Water, water, everywhere / Nor any drop to drink. Samuel Taylor Coleridge—poet, critic, opium addict—wrote his Rime of the Ancient Mariner in 1798, a time when long poems still began with a short synopsis called the “Argument.” I have always loved Coleridge’s weird poem, with its archaic language recalling medieval travel stories, and its globetrotting narrative reaching back to Odysseus and the recent tales of Captain Cook, and forward to the imperial age to come. In subsequent editions, Coleridge would edit out some of the antique language, bowing to pressure from adherents of his friend and colleague William Wordsworth, who promised the world a people’s poetry in the preface to Coleridge and Wordsworth’s seminal Romantic collection Lyrical Ballads.
Even later editions of the poem appeared with marginal glosses that over-explained the text. This is unfortunate. Much of the poem’s charm comes from its strangeness. It is, after all, about an ancient mariner, a key point modernizing critics seemed to miss. The poem, which immortalized the albatross as a figure of speech, has recently been modernized in much more interesting ways, through the Brooklyn Academy of Music’s “Record Your Rime,” an open reading by over two-dozen individuals in collaboration with the Poetry Foundation’s Record-a-Poem project. The video excerpt above sets snippets of the readings to animation by Nathan Gelgud and Katie Positerry. Listen to all of the “Record Your Rime” readings here.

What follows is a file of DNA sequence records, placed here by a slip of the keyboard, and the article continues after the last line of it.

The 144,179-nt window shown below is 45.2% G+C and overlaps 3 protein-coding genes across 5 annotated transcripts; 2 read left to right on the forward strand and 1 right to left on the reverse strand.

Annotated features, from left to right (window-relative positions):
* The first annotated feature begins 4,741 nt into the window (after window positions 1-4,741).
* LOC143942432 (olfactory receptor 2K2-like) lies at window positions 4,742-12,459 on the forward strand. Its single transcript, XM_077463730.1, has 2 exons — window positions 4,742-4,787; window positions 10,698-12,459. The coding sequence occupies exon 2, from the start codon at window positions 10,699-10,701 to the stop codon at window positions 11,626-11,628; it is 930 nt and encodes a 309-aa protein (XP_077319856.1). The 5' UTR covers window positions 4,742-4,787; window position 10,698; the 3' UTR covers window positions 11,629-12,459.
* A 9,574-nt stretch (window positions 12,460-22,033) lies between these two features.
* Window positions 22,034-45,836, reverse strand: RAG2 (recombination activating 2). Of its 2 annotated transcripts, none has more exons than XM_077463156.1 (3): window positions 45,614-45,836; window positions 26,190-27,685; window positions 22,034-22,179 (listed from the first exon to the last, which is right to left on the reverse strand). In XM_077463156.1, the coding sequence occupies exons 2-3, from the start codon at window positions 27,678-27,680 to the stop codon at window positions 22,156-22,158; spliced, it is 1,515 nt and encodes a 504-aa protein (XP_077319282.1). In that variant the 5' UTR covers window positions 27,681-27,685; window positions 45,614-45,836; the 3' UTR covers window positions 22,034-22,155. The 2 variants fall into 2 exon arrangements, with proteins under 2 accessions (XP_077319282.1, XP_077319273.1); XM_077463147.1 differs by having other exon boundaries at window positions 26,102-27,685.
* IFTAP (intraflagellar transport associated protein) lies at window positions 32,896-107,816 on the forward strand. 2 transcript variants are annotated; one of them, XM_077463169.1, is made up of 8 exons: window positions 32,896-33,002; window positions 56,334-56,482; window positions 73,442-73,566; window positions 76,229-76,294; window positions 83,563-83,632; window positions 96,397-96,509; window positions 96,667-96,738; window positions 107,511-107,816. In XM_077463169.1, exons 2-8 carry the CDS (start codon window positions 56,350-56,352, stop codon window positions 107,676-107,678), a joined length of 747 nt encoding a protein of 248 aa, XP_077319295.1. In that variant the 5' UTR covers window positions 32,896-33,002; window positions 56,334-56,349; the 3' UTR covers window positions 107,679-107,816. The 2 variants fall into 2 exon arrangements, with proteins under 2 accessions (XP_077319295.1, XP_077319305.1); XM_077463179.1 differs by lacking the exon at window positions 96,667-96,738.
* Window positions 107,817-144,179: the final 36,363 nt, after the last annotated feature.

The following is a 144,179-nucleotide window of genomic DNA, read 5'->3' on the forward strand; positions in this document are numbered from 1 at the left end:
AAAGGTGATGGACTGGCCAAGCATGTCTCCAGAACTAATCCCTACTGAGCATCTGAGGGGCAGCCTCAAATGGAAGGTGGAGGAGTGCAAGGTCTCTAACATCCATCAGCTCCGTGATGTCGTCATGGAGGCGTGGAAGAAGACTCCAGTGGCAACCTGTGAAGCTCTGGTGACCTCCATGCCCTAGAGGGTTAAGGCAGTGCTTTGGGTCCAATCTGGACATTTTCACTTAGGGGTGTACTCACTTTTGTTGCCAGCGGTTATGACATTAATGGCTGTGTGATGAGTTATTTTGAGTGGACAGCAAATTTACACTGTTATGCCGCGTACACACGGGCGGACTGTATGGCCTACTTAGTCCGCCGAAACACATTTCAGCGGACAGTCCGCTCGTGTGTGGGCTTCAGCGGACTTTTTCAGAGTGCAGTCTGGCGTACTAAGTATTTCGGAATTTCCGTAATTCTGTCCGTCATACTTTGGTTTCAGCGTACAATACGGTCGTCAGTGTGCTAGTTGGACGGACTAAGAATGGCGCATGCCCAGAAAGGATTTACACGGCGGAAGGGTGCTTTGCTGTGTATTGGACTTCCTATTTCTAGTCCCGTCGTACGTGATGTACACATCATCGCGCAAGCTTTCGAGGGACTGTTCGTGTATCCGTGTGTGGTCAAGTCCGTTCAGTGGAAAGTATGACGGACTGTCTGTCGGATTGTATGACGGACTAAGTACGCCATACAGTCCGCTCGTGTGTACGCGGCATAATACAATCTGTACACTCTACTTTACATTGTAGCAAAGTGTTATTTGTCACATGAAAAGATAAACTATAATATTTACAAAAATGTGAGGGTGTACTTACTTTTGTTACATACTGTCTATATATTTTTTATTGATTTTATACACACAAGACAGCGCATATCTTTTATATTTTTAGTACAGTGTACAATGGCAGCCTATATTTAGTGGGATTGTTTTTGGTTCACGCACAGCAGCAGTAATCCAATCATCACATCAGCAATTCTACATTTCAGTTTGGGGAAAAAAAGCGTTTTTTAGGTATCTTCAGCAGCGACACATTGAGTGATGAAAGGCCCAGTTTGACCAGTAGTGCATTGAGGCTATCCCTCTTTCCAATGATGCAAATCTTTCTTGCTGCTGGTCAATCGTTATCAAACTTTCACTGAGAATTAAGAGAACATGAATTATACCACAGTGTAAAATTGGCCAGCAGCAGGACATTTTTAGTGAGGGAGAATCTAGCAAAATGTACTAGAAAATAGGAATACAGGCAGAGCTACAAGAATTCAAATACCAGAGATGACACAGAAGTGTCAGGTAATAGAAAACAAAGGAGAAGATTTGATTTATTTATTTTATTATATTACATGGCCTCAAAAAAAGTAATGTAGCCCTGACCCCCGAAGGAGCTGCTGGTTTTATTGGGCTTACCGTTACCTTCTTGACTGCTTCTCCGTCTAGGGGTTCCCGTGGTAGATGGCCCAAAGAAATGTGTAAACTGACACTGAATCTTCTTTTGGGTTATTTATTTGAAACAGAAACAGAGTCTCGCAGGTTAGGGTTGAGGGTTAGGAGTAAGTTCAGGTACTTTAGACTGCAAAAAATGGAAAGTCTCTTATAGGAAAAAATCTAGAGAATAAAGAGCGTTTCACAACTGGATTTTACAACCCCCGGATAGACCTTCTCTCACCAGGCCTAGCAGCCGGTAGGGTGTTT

“Record Your Rime” coincided with Irish actress Fiona Shaw’s current dramatic interpretation of the poem at BAM, which the Financial Times calls “a riveting, virtuoso performance.” Coleridge’s poem has inspired its share of modern artists, from Fleetwood Mac to Iron Maiden, but, despite its inherently dramatic nature, few actors have taken it on as a theatrical piece. Next to Shaw, and Richard Burton, we have a rendition from the great Orson Welles. The video of Welles’ reading (above) animates a set of 1896 engravings from 19th century illustrator Gustave Dore. The 1977 film, made by avant-garde animator Larry Jordan, fuses these two great interpreters for perhaps the first and only time, and gets the tone of Coleridge’s poem just right.